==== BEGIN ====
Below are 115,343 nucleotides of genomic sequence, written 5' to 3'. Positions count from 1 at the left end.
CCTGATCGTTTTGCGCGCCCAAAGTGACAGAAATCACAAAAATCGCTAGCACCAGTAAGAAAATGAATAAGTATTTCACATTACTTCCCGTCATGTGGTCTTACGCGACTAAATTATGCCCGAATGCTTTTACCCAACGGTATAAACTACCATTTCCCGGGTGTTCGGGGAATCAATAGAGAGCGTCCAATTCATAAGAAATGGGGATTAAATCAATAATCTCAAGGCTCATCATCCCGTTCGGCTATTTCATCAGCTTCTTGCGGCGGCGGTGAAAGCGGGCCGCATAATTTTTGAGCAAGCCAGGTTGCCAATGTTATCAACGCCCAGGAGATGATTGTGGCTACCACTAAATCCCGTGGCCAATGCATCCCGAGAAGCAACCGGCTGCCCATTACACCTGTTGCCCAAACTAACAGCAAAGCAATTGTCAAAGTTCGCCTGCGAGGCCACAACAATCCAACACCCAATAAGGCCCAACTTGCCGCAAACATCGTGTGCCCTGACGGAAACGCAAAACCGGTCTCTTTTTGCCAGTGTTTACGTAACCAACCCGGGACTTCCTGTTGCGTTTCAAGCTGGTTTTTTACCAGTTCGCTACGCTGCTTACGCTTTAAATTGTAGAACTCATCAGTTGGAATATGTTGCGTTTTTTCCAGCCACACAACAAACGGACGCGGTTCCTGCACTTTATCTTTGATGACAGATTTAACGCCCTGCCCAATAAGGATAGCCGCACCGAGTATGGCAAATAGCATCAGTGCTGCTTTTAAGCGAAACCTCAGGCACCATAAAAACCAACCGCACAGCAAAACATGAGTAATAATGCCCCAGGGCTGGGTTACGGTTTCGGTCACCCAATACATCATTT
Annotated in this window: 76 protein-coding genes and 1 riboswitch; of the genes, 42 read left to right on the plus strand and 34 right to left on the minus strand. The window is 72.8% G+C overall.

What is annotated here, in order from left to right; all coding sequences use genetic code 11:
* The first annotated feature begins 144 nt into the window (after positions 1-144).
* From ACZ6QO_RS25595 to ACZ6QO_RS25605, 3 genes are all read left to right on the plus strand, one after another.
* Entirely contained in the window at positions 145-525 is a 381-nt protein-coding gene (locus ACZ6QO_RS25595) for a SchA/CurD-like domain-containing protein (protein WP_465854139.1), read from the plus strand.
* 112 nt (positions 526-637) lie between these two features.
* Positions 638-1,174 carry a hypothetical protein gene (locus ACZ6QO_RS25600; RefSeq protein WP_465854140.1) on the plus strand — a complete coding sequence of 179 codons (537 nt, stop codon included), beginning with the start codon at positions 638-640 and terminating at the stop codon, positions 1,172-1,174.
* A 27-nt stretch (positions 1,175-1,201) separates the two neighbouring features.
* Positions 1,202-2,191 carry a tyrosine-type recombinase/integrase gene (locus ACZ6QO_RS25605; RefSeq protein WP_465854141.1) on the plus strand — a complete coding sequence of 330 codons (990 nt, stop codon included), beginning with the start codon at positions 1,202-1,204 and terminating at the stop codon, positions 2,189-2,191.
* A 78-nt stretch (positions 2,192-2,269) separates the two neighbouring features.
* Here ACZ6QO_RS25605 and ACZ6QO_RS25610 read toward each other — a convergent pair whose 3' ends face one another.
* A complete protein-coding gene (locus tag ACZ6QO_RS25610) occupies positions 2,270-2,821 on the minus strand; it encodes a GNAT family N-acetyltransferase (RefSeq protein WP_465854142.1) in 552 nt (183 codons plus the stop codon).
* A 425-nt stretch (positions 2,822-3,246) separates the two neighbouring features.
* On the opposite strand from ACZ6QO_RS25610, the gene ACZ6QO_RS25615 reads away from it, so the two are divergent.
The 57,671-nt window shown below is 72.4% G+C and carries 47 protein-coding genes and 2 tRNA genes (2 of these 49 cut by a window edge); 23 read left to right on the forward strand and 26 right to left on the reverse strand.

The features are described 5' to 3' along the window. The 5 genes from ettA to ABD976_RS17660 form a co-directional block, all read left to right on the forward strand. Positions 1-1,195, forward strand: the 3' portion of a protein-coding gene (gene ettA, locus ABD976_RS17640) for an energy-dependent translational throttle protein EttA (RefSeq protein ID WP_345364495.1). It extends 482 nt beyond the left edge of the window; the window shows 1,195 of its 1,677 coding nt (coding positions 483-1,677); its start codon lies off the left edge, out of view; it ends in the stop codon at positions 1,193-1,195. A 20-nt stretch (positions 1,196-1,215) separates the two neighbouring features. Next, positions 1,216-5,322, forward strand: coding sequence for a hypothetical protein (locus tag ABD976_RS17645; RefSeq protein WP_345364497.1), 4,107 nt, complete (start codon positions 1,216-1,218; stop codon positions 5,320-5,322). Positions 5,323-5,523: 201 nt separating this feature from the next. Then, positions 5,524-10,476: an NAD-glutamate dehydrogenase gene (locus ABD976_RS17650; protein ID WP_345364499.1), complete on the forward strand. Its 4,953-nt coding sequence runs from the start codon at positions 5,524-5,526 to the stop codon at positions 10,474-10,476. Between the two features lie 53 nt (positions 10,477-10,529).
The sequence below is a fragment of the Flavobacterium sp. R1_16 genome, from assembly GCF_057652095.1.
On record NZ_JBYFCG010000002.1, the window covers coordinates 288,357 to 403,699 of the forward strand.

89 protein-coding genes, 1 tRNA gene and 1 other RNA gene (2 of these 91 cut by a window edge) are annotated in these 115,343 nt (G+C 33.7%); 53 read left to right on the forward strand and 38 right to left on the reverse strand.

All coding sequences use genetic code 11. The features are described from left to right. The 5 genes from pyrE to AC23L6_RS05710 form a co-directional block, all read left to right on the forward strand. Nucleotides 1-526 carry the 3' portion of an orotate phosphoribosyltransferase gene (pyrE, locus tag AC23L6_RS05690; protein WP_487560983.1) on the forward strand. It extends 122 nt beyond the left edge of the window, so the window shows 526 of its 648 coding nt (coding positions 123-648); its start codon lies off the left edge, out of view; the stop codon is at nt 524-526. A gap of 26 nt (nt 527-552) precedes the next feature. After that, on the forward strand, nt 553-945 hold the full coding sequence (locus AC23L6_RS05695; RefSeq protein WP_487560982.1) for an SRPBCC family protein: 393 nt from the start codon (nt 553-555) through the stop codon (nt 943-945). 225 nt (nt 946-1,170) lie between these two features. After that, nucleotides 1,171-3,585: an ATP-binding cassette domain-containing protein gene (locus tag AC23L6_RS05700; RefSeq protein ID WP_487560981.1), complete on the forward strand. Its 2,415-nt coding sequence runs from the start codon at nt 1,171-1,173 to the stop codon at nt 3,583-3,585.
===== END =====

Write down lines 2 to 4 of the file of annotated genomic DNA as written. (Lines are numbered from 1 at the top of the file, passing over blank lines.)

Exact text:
CCTGATCGTTTTGCGCGCCCAAAGTGACAGAAATCACAAAAATCGCTAGCACCAGTAAGAAAATGAATAAGTATTTCACATTACTTCCCGTCATGTGGTCTTACGCGACTAAATTATGCCCGAATGCTTTTACCCAACGGTATAAACTACCATTTCCCGGGTGTTCGGGGAATCAATAGAGAGCGTCCAATTCATAAGAAATGGGGATTAAATCAATAATCTCAAGGCTCATCATCCCGTTCGGCTATTTCATCAGCTTCTTGCGGCGGCGGTGAAAGCGGGCCGCATAATTTTTGAGCAAGCCAGGTTGCCAATGTTATCAACGCCCAGGAGATGATTGTGGCTACCACTAAATCCCGTGGCCAATGCATCCCGAGAAGCAACCGGCTGCCCATTACACCTGTTGCCCAAACTAACAGCAAAGCAATTGTCAAAGTTCGCCTGCGAGGCCACAACAATCCAACACCCAATAAGGCCCAACTTGCCGCAAACATCGTGTGCCCTGACGGAAACGCAAAACCGGTCTCTTTTTGCCAGTGTTTACGTAACCAACCCGGGACTTCCTGTTGCGTTTCAAGCTGGTTTTTTACCAGTTCGCTACGCTGCTTACGCTTTAAATTGTAGAACTCATCAGTTGGAATATGTTGCGTTTTTTCCAGCCACACAACAAACGGACGCGGTTCCTGCACTTTATCTTTGATGACAGATTTAACGCCCTGCCCAATAAGGATAGCCGCACCGAGTATGGCAAATAGCATCAGTGCTGCTTTTAAGCGAAACCTCAGGCACCATAAAAACCAACCGCACAGCAAAACATGAGTAATAATGCCCCAGGGCTGGGTTACGGTTTCGGTCACCCAATACATCATTT
Annotated in this window: 76 protein-coding genes and 1 riboswitch; of the genes, 42 read left to right on the plus strand and 34 right to left on the minus strand. The window is 72.8% G+C overall.

What is annotated here, in order from left to right; all coding sequences use genetic code 11: